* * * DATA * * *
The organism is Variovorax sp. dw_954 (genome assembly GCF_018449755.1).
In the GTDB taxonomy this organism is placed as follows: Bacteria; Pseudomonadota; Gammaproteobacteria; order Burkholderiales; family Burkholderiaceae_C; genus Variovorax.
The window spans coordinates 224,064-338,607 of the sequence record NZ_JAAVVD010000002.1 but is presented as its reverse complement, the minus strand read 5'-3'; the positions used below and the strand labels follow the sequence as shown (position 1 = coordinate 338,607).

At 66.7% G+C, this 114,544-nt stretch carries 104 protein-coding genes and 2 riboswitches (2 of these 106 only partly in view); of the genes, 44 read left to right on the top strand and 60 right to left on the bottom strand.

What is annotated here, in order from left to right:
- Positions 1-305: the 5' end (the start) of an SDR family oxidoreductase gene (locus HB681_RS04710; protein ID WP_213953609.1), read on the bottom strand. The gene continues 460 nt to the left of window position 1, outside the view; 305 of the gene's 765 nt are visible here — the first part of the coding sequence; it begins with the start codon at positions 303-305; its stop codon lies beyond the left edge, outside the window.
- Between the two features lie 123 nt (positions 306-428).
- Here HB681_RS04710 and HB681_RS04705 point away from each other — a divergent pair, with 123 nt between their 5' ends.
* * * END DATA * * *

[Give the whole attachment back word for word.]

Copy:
The organism is Variovorax sp. dw_954 (genome assembly GCF_018449755.1).
In the GTDB taxonomy this organism is placed as follows: Bacteria; Pseudomonadota; Gammaproteobacteria; order Burkholderiales; family Burkholderiaceae_C; genus Variovorax.
The window spans coordinates 224,064-338,607 of the sequence record NZ_JAAVVD010000002.1 but is presented as its reverse complement, the minus strand read 5'-3'; the positions used below and the strand labels follow the sequence as shown (position 1 = coordinate 338,607).

At 66.7% G+C, this 114,544-nt stretch carries 104 protein-coding genes and 2 riboswitches (2 of these 106 only partly in view); of the genes, 44 read left to right on the top strand and 60 right to left on the bottom strand.

What is annotated here, in order from left to right:
- Positions 1-305: the 5' end (the start) of an SDR family oxidoreductase gene (locus HB681_RS04710; protein ID WP_213953609.1), read on the bottom strand. The gene continues 460 nt to the left of window position 1, outside the view; 305 of the gene's 765 nt are visible here — the first part of the coding sequence; it begins with the start codon at positions 303-305; its stop codon lies beyond the left edge, outside the window.
- Between the two features lie 123 nt (positions 306-428).
- Here HB681_RS04710 and HB681_RS04705 point away from each other — a divergent pair, with 123 nt between their 5' ends.